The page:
Notebook: Florida QB's suspension gets Notre Dame's attention

Eric Hansen
South Bend Tribune

SOUTH BEND — On a day of jaw-dropping headlines Monday in college football, the one that may have hit closest to home for Notre Dame head coach Brian Kelly was Florida quarterback Will Grier’s suspension.

The NCAA imposed a year-long penalty, which carries into 2016, after the Gators' starter tested positive for a performance-enhancing substance. Florida coach Jim McElwain said Monday that the banned substance was found in an over-the-counter supplement that Grier took, and called it an honest mistake.

It’s a potential mistake, Kelly said Tuesday, that he and his staff have to be extremely vigilant about when it comes to his own players.

“We do informational memos regarding that fairly regularly,” Kelly said. “I couldn't tell you how many times a year, but it's multiple times a year.

“As well as (we) follow up with our strength staff and our athletic training staff, where we'll do a walk-through in the locker room to check through cubbies to make sure that everything has been checked and approved.

“But we're still dealing with a young population that sometimes sees the marketed product out there and wants to try it.”

Florida is appealing the suspension.

“We try to do a great job of educating, and I think we do,” Kelly said. “But we're also concerned every day about it.

“I've had to go through this early in my career — I lost a player because of it. They pick something up at the local pharmacy and thought it was OK. So I know we constantly talk to our players about it.”

Adjusting to a brighter spotlight

Kelly admitted Tuesday he has yet to watch even so much as a minute of the Showtime Series, “A Season With Notre Dame Football,” which aired its sixth episode on Tuesday night.

“My coaches and recruiting staff have had several conversations (with recruits),” he said, “and have felt that exposing the program and giving them the opportunity to see us has been a positive thing.”

But not without some challenges.

“First of all, I would say it's no longer an experiment, it's a way of life,” Kelly said. “Especially when you go to the bathroom and you have one of those (microphones) on, and you go, ‘I've got to take this off.’

“So I think it's now become more commonplace, and everybody's much more comfortable with cameras and microphones and things of that nature around.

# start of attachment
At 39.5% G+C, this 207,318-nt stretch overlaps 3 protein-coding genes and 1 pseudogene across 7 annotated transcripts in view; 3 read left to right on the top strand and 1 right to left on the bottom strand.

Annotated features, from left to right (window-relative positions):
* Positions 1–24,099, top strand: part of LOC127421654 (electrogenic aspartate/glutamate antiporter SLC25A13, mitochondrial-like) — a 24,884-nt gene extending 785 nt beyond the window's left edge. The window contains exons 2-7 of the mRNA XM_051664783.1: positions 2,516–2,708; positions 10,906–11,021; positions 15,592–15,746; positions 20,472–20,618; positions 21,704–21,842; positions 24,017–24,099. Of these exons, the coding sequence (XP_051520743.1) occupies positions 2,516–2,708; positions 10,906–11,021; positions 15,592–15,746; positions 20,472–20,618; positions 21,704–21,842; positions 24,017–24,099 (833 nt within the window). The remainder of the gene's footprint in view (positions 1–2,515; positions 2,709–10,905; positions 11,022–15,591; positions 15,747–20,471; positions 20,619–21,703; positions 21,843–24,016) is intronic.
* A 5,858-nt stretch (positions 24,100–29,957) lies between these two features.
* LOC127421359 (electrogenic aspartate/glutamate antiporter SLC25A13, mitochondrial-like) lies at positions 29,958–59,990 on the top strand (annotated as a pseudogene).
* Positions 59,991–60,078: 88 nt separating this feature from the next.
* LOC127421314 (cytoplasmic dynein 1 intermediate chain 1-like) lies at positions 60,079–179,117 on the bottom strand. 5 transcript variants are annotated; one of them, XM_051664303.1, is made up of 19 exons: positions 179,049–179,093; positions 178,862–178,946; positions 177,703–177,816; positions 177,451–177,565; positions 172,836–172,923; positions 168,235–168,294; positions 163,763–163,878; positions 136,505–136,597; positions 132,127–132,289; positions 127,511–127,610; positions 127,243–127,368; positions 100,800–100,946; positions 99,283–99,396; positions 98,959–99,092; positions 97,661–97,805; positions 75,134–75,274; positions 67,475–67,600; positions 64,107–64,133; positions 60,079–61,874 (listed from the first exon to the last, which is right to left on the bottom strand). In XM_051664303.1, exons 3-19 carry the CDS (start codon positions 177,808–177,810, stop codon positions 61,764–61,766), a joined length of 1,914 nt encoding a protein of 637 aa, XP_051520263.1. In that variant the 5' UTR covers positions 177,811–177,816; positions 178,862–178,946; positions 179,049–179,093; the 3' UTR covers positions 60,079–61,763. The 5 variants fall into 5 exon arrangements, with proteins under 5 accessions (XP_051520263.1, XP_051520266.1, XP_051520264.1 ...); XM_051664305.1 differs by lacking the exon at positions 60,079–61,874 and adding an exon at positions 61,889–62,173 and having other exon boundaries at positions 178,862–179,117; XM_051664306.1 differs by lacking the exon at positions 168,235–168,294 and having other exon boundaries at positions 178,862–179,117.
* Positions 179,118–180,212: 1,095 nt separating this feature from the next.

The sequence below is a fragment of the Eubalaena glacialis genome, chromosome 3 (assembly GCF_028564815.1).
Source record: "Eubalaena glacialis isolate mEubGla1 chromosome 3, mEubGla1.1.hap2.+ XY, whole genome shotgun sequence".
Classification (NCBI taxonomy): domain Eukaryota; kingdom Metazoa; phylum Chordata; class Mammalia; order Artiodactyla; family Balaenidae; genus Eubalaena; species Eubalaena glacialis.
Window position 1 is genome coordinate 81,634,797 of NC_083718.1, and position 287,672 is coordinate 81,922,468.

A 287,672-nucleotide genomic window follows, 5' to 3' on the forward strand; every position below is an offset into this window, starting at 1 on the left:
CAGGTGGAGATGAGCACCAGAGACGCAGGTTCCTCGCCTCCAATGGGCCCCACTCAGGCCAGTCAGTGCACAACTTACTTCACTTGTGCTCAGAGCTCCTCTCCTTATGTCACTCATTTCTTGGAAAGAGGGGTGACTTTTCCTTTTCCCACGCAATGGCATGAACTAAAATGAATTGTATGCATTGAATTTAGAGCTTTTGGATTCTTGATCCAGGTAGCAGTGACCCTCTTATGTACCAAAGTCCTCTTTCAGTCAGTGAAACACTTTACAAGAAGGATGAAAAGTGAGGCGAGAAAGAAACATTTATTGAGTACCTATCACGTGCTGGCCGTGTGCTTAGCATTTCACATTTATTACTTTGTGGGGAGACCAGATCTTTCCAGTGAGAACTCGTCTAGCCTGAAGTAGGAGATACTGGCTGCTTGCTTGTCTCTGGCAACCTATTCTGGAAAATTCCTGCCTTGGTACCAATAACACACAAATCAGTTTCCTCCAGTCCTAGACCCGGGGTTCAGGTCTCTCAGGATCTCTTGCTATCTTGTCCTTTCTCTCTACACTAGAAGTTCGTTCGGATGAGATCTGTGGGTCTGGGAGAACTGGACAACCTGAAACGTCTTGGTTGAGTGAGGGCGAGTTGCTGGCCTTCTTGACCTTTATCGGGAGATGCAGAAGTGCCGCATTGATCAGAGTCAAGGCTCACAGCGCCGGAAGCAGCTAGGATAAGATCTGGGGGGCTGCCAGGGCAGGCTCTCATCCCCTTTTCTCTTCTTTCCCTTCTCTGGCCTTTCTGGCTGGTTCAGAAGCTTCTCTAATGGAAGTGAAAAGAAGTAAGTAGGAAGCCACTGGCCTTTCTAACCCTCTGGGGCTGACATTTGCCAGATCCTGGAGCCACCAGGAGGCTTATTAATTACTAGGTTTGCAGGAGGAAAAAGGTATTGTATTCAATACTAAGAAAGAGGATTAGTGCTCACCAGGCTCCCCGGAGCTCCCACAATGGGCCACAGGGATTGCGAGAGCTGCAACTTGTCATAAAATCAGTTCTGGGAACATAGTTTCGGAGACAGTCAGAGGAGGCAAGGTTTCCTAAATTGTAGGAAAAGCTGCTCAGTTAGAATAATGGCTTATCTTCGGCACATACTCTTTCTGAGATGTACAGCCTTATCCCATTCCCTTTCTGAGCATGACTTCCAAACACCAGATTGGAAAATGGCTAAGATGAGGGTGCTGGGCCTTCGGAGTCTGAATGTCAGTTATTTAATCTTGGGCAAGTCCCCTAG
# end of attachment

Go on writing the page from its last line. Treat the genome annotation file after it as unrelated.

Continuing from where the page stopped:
“It was a difficult transition early on. And we have a great staff that's working on it every day and has done a great job communicating with the staff, as well as with Showtime, where we feel like we need some space. So I think there's just been really good dialogue and communication between the football staff and Showtime, and it's making it work on a day-to-day basis.”

Three’s still a charm?

Maybe it’s because the Notre Dame offense is averaging more than 500 total yards per game for the first time since 1970, but not a lot has been made recently of just how ND’s three-way offensive play-calling formula is working.

Or even if it still exists.

Kelly said in preseason that he, associate head coach/wide receivers Mike Denbrock and offensive coordinator/quarterbacks coach Mike Sanford would all play a role in the game-day function of calling plays.

With a redshirt freshman quarterback in DeShone Kizer, ND finds itself at midseason with Kelly Era-high national rankings in rushing offense (13th), total offense (14th), scoring offense (19th) and pass-efficiency (15th).

“I think it's just something that is a very fluid situation that we're all involved in play-calling,” Kelly said when asked why he’s chosen to keep it vague. “We all have input in what's going on. It all comes through me at the end of the day, whether we win or lose. It's going to fall on my shoulders.

“So really, at this point, (there’s) no need to talk about an individual. It's a group effort. And I know that with Mike Denbrock and Mike Sanford, we've got a great situation. And we really don't need to change it right now.”

The price of success

Temple’s first 5-0 start since 1974 is holding up putting a fine point on kickoff time and TV for its Oct. 31 home matchup with Notre Dame.

Those final details might not be etched in permanently until six days before the game takes place at Lincoln Financial Field.

What became known Monday is that the game, at the Philadelphia Eagles’ stadium (69,176), is now sold out. Combined with the sell-out of the season opener with Penn State, it marks the first time since 1976 the Owls have sold out two home games in the same season.


Twitter: @EHansenNDI

Notre Dame head coach Brian Kelly said he and his staff are constantly monitoring the Irish players, hoping to fend off a situation like Florida is experiencing with the suspension of its starting QB due to testing positive for a banned substance. (AP Photo/JEFF HAYNES)

WHEN: Saturday at 7:30 p.m. (EDT)

WHERE: Notre Dame Stadium, South Bend


RADIO: WSBT-AM (960), WSBT-FM (96.1), WNSN-FM (101.5)

LINE: Notre Dame by 6 1/2